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Molecular mechanisms involved in redox-dependent regulation of endoplasmic reticulum-plasma membrane contacts

Grant number: 21/13257-6
Support Opportunities:Scholarships abroad - Research Internship - Post-doctor
Effective date (Start): July 04, 2022
Effective date (End): July 03, 2023
Field of knowledge:Health Sciences - Medicine - Medical Clinics
Principal Investigator:Francisco Rafael Martins Laurindo
Grantee:Tiphany Coralie de Bessa
Supervisor: Ajay Manmohan Shah
Host Institution: Instituto do Coração Professor Euryclides de Jesus Zerbini (INCOR). Hospital das Clínicas da Faculdade de Medicina da USP (HCFMUSP). Secretaria da Saúde (São Paulo - Estado). São Paulo , SP, Brazil
Research place: King's College London, England  
Associated to the scholarship:18/07511-4 - Endoplasmic reticulum-plasma membrane contacts as hubs for NOx NADPH oxidase-dependent cellular redox signaling, BP.PD

Abstract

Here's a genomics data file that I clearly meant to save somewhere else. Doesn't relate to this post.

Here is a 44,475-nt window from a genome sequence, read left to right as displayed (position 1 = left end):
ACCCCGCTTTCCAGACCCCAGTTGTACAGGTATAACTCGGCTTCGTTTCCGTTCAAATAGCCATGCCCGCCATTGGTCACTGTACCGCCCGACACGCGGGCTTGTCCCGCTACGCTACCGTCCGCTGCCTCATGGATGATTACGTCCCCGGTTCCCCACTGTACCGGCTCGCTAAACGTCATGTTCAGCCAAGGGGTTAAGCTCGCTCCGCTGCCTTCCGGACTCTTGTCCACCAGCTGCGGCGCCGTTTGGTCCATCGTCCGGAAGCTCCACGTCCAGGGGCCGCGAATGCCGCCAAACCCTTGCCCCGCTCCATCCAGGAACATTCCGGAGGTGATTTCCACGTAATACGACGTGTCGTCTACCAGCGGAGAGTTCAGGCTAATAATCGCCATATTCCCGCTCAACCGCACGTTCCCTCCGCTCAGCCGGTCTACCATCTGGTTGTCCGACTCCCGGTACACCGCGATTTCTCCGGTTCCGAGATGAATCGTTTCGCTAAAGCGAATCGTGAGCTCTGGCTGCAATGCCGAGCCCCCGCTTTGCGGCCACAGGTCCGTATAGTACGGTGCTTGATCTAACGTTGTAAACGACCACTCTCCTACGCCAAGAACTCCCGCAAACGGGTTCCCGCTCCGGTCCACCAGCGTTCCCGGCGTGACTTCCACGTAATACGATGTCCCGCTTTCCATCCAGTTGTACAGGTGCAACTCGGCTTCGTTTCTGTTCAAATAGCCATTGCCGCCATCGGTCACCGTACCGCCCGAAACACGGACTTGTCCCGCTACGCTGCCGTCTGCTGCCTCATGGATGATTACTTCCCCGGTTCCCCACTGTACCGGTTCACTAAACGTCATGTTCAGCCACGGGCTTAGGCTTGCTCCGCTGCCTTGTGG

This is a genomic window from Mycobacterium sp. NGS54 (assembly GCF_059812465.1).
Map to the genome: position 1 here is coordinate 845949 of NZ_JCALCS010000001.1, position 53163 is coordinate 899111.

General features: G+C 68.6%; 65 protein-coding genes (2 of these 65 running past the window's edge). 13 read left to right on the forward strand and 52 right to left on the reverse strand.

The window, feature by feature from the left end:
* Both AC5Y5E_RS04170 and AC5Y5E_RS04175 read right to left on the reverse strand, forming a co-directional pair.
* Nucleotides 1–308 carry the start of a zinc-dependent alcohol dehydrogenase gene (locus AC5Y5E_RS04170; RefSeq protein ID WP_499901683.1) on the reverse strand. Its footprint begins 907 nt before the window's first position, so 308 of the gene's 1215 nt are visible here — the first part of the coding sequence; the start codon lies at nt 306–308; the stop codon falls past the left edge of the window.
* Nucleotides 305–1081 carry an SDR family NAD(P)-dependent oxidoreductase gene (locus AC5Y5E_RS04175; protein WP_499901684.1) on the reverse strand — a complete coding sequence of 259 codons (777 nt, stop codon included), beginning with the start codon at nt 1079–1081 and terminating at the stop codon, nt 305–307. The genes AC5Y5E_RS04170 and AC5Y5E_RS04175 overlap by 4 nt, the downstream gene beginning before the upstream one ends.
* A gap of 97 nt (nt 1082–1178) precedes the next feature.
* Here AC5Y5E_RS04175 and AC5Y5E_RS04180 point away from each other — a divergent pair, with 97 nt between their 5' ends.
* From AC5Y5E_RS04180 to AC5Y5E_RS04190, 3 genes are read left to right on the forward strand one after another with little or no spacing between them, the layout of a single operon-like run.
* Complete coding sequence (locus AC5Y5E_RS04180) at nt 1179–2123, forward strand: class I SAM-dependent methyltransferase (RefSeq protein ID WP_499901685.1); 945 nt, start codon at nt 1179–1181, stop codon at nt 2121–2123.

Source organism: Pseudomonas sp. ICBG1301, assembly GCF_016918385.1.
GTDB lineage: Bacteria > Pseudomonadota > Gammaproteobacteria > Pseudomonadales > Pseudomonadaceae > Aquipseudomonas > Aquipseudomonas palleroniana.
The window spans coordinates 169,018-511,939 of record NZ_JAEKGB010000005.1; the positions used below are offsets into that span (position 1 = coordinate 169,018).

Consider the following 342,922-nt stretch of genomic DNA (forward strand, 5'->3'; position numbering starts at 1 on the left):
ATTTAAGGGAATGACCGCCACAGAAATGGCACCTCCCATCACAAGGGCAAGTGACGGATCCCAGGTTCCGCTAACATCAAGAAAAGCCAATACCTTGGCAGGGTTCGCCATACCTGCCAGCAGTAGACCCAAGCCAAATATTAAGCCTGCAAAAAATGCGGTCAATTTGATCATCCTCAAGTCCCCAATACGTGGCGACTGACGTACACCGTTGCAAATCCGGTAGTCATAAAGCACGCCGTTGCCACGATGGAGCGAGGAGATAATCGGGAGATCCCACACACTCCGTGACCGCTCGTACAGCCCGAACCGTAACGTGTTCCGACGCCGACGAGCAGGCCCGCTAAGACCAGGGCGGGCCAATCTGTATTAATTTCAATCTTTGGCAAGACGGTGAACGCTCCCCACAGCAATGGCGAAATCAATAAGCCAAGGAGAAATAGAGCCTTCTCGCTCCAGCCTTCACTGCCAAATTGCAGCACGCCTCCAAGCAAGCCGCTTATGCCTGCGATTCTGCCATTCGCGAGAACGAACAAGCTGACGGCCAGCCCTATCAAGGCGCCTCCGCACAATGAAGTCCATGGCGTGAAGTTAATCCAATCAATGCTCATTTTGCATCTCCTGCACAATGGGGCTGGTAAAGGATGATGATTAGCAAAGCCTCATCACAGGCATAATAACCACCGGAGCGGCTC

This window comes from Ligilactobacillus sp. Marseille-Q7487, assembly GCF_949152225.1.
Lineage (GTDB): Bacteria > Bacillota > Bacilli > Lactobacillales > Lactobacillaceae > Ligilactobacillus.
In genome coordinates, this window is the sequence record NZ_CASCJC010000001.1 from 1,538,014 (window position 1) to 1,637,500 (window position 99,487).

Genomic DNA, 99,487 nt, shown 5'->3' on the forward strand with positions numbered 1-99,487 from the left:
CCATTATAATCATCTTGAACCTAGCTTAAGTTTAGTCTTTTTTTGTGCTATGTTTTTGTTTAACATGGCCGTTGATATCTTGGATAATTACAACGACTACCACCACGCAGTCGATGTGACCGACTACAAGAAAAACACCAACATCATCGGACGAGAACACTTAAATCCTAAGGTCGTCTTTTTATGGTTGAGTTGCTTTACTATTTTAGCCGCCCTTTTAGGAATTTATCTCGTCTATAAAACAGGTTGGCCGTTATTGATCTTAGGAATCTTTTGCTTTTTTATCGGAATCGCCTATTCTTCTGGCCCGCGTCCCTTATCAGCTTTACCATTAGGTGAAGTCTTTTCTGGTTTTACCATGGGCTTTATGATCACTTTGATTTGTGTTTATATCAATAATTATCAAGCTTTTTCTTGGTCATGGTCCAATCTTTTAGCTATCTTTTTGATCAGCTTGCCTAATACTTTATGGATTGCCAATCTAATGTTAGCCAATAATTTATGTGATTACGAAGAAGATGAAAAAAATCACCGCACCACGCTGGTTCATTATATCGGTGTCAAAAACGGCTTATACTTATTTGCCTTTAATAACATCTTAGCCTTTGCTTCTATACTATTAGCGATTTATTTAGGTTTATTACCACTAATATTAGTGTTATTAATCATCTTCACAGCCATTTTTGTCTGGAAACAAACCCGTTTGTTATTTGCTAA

Understanding molecular pathways involved in the redox regulation of endoplasmic reticulum-plasma membrane contacts (ER-PM) is an important goal for clarifying several aspects of the ER-related pathophysiology of Nox NADPH oxidases and, in particular, the interplay between PDIA1 and Noxes. Our group has previously described that PDIA1 is a major upstream regulator of Nox family, which are transmembrane enzymatic complexes accounting for most signaling reactive oxygen species in cells. Since both ER and PM are relevant PDIA1 and Nox subtype locations, we questioned whether ER-PM contacts might be preferential hubs for PDIA1/Nox cross talk. In our ongoing project we showed that PDIA1 and Nox1 are part of the ER-PM contacts and/or interact with structural ER-PM proteins such as Extended Synaptotagmin-3 (Esyt3), a tethering protein specific of ER-PM. We observed that induction of ER-PM contacts through forced Esyt3 expression induces impaired PDIA1 secretion, increased Nox1 Protein expression and an increased expression and isoform switch of Nogo-B protein, an ER curvature-shaping protein. Moreover, PDIA1 loss-of-function promoted ER-PM contact remodeling, with increased number of ER-PM contacts per cell but decreased size, accompanied by ER-shape remodeling and decreased NOGO-B protein expression. To understand the interplay of PDIA1 and Noxes at ER-PM contacts, we must advance further into the mechanistic dissection of our ongoing findings. The specific aims of our BEPE project are: Aim 1: To understand through imaging tools how the forced increase in ER-PM contacts affect Nox1 and Nox4 activity. Aim 2: To investigate the mutual interplay between calcium fluxes at ER-PM contacts and Nox activation by a combined approach to calcium/ROS imaging Aim 3: To investigate whether Nogo-B variants B1 and B2 play specific roles in ER-shaping or functional ER-PM contacts regulation and also whether PDIA1 and/or Noxes regulate Nogo-B variant expression. This BEPE will be performed in the laboratory of our collaborator Prof. Ajay Shah at King's College of London. The proposed collaboration may provide the first data on the possible importance of ER-PM contacts in redox/Nox-dependent signaling processes, as well as a novel mechanistic pathway for the interplay between ER-related functions such as calcium handling and oxidative processes. (AU)

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